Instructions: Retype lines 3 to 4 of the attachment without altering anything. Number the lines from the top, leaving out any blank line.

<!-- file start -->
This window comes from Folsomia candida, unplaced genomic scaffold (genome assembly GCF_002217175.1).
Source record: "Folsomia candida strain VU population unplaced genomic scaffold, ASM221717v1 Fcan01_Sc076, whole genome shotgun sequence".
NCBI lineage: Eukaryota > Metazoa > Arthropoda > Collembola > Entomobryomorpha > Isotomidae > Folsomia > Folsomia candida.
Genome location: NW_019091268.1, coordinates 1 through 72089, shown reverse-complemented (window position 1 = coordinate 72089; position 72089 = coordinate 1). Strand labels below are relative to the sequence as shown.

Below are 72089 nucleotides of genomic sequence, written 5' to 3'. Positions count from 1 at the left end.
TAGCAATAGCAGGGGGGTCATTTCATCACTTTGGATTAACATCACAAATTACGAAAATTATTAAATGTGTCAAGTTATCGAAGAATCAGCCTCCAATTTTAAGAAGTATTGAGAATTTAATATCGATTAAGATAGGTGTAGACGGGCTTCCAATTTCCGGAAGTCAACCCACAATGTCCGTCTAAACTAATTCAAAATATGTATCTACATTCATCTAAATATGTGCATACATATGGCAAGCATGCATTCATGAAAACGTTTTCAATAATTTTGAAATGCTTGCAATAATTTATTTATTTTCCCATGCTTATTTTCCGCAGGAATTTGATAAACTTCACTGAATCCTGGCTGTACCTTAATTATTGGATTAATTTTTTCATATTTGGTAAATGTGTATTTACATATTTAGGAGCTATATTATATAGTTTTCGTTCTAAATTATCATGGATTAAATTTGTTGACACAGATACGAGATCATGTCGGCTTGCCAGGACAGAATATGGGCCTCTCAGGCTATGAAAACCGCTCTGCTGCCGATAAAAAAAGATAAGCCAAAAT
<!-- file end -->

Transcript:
NCBI lineage: Eukaryota > Metazoa > Arthropoda > Collembola > Entomobryomorpha > Isotomidae > Folsomia > Folsomia candida.
Genome location: NW_019091268.1, coordinates 1 through 72089, shown reverse-complemented (window position 1 = coordinate 72089; position 72089 = coordinate 1). Strand labels below are relative to the sequence as shown.